There are two algorithms described in article: dark current compensation algorithm to reduce signal variance on each detective module, and sensitivity adjustment to compensate sensitivity of each detection element. The represented algorithm of dark current compensation allows minimizing spread of output 12-bit ADC values up to 30 ADC counts (sigma of Gaussian distribution). The noise reduction of the raw image data by sensitivity adjustment via reference ramp object could be a key element of a program algorithm when it’s impossible to use data of the raw image itself and the resulted image quality is crucial. Different exposure parameters, such as different high voltages of x-ray tube and different anode currents can be adjusted well with the usage of several ramp objects. This procedure must be adopted initially before any other exposures with real objects or patients. The same technique could be used with number of
Figure 10. Normalized noise power spectrum for horizontal, vertical and radial directions of the scan.
images with uniform exposure of the whole region of interest. The modular transfer function and spatial resolution for GaAs linear array detector were measured with dark current compensation and sensitivity adjustment of detector elements using the developed algorithms with reasonable output. For 200 um pitch sensitive array element 10% MTF has value between 2 - 3 pair of lines per mm.
 Ardashev, E.N., Gorokhov, S.A., Polkovnikov, M.K., Lobanov, I.S. and Vorobiev, A.P. (2011) A Portable X-Ray Apparatus with GaAs Linear Array. Nuclear Instruments and Methods in Physics Research Section A, 648, S8-S11.
 Dubecky, F., Perd’ochová, A., Scepko, P., et al. (2005) Digital X-Ray Portable Scanner Based on Monolithic Semi-Insulating GaAs Detectors: General Description and First “Quantum” Images. Nuclear Instruments and Methods in Physics Research Section A, 546, 118-124.
 Dvoryankin, V.F., Dikaev, Yu.M., Krikunov, A.I., Panova, T.M. and Telegin, A.A. (2004) Multielement X-Ray Row Detector on GaAs with Spatial Resolution of 108 μm. Nuclear Instruments and Methods in Physics Research Section A, 531, 87-88.
 Dvoryankin, V.F., Dvoryankina, G.G., Dikaev, Yu.M., Ermakov, M.G., Kudryashov, A.A., Petrov, A.G. and Telegin, A.A. (2012). Photovoltaic GaAs Detectors for Digital X-Ray Imaging, Mammography - Recent Advances, Dr. Nachiko Uchiyama (Ed.), InTech.
 Tendero, Y. and Gilles, J. (2012) ADMIRE: A Locally Adaptive Single-Image, Non-Uniformity Correction and Denoising Algorithm: Application to Uncooled IR Camera. Proceedings SPIE 8353, Infrared Technology and Applications XXXVIII, 83531O.
 Harris, J.G. and Chiang, Y.M. (1999) Nonuniformity Correction of Infrared Image Sequences Using the Constant-Statistics Constraint. IEEE Transactions on Image Processing, 8, 1148-1151.
 Li, H.-C. and Song, H.-F. (2011) A Rel-ative Radiometric Correction Method for Linear Array Push-Broom Imagery. Proceedings SPIE 8194, International Symposium on Photoelectronic Detection and Imaging 2011: Advances in Imag-ing Detectors and Applications, 81941L.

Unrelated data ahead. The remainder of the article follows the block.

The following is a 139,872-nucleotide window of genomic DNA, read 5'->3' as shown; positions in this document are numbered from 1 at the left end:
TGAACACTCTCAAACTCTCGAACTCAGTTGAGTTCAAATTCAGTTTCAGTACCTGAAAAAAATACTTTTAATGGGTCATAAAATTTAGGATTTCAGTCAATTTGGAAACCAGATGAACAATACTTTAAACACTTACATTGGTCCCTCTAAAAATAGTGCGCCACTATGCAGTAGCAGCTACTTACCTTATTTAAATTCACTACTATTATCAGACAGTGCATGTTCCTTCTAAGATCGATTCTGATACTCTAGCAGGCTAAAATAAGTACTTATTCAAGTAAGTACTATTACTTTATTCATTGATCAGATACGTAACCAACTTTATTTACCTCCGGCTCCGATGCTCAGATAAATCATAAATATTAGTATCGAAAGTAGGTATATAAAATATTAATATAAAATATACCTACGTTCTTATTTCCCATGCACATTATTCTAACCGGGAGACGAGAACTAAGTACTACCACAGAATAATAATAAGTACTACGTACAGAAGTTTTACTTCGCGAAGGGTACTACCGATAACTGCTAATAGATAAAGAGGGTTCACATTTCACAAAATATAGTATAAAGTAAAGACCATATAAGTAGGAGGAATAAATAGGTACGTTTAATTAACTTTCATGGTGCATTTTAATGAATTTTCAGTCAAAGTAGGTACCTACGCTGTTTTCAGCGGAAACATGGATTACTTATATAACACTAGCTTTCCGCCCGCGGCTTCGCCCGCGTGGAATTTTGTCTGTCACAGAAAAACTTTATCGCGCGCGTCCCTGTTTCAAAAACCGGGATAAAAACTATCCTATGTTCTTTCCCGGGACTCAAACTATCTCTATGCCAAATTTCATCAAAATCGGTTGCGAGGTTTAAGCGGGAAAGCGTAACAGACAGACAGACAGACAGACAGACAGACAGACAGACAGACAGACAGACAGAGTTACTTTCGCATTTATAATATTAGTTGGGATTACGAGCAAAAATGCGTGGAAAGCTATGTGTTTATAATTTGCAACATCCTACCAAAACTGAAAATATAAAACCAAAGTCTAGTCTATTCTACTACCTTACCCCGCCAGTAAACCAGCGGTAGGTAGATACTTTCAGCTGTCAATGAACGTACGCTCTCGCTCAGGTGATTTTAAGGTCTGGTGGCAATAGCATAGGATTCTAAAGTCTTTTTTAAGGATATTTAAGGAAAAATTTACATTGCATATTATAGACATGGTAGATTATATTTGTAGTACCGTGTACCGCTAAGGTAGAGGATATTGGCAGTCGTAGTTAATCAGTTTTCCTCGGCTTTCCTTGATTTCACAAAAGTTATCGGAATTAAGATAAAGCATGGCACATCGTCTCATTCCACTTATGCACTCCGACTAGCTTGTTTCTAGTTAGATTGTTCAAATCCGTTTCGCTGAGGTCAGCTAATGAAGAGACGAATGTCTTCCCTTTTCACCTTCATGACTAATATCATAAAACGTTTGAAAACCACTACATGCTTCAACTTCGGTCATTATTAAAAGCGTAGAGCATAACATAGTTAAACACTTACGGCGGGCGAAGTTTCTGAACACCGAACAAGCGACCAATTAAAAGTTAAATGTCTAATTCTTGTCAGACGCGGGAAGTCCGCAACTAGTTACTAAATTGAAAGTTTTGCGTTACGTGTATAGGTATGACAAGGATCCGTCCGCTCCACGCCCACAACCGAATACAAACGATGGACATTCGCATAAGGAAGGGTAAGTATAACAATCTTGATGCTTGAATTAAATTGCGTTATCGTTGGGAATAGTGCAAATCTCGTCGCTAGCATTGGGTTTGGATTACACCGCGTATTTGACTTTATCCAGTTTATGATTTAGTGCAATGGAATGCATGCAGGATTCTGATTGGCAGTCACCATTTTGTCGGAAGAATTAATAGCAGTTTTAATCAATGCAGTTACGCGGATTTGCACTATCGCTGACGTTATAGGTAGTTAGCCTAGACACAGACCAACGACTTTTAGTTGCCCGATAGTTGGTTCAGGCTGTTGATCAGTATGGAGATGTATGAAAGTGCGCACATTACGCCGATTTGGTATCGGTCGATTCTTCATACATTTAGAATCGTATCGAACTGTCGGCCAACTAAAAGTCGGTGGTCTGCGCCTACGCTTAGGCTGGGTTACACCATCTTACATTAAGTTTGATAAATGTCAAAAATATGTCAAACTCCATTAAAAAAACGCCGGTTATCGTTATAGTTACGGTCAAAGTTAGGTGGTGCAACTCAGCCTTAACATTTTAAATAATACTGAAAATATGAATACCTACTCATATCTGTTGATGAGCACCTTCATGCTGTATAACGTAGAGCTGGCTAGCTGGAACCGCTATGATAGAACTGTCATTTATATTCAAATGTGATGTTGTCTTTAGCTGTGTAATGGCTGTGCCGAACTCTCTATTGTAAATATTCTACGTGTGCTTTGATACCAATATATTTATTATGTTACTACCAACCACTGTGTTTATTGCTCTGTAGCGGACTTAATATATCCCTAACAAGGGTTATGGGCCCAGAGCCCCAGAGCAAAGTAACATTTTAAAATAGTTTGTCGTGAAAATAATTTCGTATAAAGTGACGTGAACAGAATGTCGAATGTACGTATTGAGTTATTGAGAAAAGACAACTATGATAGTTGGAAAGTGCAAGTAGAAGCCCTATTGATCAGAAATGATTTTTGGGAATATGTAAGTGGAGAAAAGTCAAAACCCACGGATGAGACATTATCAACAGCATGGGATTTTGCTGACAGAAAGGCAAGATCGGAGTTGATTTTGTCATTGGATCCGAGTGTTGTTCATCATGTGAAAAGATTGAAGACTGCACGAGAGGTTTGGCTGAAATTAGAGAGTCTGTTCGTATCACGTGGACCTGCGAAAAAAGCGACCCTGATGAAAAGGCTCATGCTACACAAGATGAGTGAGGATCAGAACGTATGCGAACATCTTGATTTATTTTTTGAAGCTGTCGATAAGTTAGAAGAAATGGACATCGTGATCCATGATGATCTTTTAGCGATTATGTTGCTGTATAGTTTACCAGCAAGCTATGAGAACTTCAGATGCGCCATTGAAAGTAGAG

Ma, W.H., Dong, T., Tian, H. and Ni, J.P. (2014) Line-Scan CCD Camera Calibration in 2D Coordinate Measurement. Optik - International Journal for Light and Electron Optics, 125, 4795-4798.
 Tyazhev, A.V., Budnitsky, D.L., Koretskay, O.B., Novikov, V.A., Okaevich, L.S., Potapov, A.I., Tolbanov, O.P. and Vorobiev, A.P. (2003) GaAs Radiation Imaging Detectors with an Active Layer Thickness up to 1 mm. Nuclear Instruments and Methods in Physics Research Section A, 509, 34-39.
 Veale, M.C., Bell, S.J., Duarte, D.D., French, M.J., Schneider, A., Seller, P., Wilson, M.D., Lozinskaya, A.D., Novikov, V.A., Tolbanov, O.P., Tyazhev, A. and Zarubin, A.N. (2014) Chromium Compensated Gallium Arsenide Detectors for X-Ray and γ-Ray Spectroscopic Imaging. Nuclear Instruments and Methods in Physics Research Section A, 762, 6-14.
 Borodin, D.V., Osipov, V.V., Shushkevich, N.A. and Lopuhin A.A. (2003) Testing the Readout Integrated Circuits. Applied Physics, 1, 154-156 (in Russian).
 XMI-MSIM: Monte Carlo Simulation of Energy-Dispersive X-Ray Fluorescence Spectrometers.
 Schoonjans, T., Brunetti, A., Vincze, L., et al. (2011) The Xraylib Library for X-Ray-Matter Interactions. Recent Developments. Spectrochimica Acta B, 66, 776-784.
 Tendero, Y., Landeau, S. and Gilles, J. (2012) Non-Uniformity Correction of Infrared Images by Midway Equalization. Image Processing On Line, 2, 134-146.
 Nitrosi, A., Bertolini, M., et al. (2009) Application of QC_DR Software for Acceptance Testing and Routine Quality Control of Direct Digital Radiography Systems: Initial Experiences using the Italian Association of Physicist in Medicine Quality Control Protocol. Journal of Digital Imaging, 22, 656-666.
 Donini, B., Rivetti, S., Lanconelli, N., et al. (2014) Free Software for Performing Physical Analysis of Systems for Digital Radiography and Mammography. Medical Physics, 41, Article ID: 051903.